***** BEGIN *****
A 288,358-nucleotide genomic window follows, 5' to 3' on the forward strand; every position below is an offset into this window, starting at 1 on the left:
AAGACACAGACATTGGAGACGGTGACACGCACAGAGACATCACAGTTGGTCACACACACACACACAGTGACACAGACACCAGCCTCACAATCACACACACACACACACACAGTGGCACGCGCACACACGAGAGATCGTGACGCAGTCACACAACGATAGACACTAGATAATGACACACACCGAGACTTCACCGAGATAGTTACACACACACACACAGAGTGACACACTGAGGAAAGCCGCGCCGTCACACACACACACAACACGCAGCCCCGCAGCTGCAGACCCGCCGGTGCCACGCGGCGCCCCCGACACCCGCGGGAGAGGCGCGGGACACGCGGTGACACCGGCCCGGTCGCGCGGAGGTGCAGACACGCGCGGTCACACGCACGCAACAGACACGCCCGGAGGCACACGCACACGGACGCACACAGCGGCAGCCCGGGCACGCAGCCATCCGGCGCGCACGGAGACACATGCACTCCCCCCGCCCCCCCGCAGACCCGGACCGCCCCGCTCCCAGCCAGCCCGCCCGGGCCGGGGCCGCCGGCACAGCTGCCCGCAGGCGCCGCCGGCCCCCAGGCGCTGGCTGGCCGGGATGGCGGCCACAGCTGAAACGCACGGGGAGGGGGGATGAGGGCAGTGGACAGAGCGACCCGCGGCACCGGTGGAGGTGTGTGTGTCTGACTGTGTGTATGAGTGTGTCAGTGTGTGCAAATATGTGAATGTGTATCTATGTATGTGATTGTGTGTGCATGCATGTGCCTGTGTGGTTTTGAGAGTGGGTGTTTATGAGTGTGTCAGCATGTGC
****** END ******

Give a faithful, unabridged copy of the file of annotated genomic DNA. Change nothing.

A 288,358-nucleotide genomic window follows, 5' to 3' on the forward strand; every position below is an offset into this window, starting at 1 on the left:
AAGACACAGACATTGGAGACGGTGACACGCACAGAGACATCACAGTTGGTCACACACACACACACAGTGACACAGACACCAGCCTCACAATCACACACACACACACACACAGTGGCACGCGCACACACGAGAGATCGTGACGCAGTCACACAACGATAGACACTAGATAATGACACACACCGAGACTTCACCGAGATAGTTACACACACACACACAGAGTGACACACTGAGGAAAGCCGCGCCGTCACACACACACACAACACGCAGCCCCGCAGCTGCAGACCCGCCGGTGCCACGCGGCGCCCCCGACACCCGCGGGAGAGGCGCGGGACACGCGGTGACACCGGCCCGGTCGCGCGGAGGTGCAGACACGCGCGGTCACACGCACGCAACAGACACGCCCGGAGGCACACGCACACGGACGCACACAGCGGCAGCCCGGGCACGCAGCCATCCGGCGCGCACGGAGACACATGCACTCCCCCCGCCCCCCCGCAGACCCGGACCGCCCCGCTCCCAGCCAGCCCGCCCGGGCCGGGGCCGCCGGCACAGCTGCCCGCAGGCGCCGCCGGCCCCCAGGCGCTGGCTGGCCGGGATGGCGGCCACAGCTGAAACGCACGGGGAGGGGGGATGAGGGCAGTGGACAGAGCGACCCGCGGCACCGGTGGAGGTGTGTGTGTCTGACTGTGTGTATGAGTGTGTCAGTGTGTGCAAATATGTGAATGTGTATCTATGTATGTGATTGTGTGTGCATGCATGTGCCTGTGTGGTTTTGAGAGTGGGTGTTTATGAGTGTGTCAGCATGTGC